- Conference date: 29−31 Mar 1993
- Location: Austin, Texas (USA)
Electromigration was studied from two aspects: a detailed observation of hillocks by transmission electron microscopy and scanning electron microscopy, and a statistical analysis of the densities and sizes of voids and hillocks. The detailed observation revealed that hillocks do not form new aluminum grains but that the growth of pre‐existing grains forms hillocks. That is, the growth points are within the grains, not at the surfaces. It is suggested that plastic deformation processes such as lattice diffusion, dislocation motion, and grain boundary slide other than grain boundary diffusion take part in hillock formation. The statistical analysis revealed that voids and hillocks have a uniform but not random distribution. Intervals between voids and between a void and the next hillock are some characteristically distributed with an average that depends on the current density. The number of voids and hillocks formed per unit conductor length by electromigration is proportional to the current density. This relationship can contribute to the increasing dependence of conductor lifetime on current density (Black’s relationship).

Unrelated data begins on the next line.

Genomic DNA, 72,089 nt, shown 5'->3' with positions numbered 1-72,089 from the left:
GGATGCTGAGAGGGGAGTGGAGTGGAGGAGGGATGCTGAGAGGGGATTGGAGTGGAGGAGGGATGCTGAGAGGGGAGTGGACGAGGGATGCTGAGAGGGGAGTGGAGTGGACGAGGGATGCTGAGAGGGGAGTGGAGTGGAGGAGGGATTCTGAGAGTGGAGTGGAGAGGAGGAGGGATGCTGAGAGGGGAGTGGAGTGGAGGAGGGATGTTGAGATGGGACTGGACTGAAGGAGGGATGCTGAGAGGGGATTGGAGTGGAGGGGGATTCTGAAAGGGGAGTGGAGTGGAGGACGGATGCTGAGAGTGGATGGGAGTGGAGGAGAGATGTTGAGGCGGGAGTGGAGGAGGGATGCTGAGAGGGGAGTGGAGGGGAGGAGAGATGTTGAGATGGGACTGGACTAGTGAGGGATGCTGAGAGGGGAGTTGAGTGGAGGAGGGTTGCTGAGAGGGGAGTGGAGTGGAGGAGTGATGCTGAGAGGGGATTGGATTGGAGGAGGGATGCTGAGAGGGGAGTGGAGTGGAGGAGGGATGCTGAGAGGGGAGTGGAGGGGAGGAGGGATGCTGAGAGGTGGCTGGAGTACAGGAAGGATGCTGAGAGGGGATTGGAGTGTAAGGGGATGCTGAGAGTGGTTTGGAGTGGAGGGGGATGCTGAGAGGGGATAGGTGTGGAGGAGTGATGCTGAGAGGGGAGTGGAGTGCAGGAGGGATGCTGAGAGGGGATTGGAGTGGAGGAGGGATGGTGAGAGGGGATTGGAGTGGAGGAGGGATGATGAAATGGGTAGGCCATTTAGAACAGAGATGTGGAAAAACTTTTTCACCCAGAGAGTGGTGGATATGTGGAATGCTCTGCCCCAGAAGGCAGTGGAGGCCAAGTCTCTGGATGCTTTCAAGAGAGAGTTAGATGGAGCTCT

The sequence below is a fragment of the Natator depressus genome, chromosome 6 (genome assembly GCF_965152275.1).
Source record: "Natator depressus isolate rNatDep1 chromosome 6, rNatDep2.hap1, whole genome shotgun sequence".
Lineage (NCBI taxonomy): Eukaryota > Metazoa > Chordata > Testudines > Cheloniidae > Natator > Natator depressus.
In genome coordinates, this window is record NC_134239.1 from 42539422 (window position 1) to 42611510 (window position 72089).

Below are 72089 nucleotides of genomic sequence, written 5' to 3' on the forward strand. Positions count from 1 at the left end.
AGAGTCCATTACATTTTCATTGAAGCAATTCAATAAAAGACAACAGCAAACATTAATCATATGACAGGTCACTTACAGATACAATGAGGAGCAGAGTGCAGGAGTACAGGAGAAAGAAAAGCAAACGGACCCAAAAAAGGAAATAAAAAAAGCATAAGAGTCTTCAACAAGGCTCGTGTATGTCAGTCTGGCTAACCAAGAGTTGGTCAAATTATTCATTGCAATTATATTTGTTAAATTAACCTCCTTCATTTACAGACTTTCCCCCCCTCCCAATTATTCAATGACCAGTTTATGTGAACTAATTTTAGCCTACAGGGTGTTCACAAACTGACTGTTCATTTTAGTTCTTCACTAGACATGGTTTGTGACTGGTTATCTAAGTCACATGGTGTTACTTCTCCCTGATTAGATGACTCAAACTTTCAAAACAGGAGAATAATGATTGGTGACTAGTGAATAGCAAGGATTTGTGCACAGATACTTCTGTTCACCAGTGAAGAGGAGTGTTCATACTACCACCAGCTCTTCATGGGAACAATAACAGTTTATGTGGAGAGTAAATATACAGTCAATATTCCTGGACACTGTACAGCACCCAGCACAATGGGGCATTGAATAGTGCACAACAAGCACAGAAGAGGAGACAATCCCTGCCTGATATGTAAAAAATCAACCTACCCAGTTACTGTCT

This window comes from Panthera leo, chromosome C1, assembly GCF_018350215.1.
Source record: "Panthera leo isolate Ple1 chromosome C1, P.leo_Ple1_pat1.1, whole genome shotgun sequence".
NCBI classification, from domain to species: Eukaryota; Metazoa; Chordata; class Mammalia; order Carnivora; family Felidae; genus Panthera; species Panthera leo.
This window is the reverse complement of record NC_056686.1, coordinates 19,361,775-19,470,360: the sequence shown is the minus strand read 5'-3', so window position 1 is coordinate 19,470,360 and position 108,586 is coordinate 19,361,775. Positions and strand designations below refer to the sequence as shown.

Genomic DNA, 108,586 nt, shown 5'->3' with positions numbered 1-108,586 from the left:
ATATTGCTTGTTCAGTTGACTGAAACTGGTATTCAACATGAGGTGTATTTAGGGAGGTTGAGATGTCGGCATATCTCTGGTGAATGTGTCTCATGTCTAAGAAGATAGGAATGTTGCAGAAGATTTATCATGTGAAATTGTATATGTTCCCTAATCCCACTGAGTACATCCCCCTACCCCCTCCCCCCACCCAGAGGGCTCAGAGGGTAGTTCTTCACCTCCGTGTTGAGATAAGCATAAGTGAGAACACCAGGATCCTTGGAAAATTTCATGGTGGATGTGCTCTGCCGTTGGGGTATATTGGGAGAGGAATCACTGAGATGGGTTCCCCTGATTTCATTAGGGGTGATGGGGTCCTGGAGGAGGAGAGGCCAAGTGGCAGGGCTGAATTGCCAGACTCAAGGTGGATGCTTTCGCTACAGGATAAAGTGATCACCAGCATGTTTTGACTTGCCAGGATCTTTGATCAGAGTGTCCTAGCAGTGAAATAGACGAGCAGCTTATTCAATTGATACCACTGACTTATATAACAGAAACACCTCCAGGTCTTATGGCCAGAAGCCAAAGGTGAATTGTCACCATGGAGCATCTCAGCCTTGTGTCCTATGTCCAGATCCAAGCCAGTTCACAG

- Current density
- Grain boundaries
- Statistical analysis
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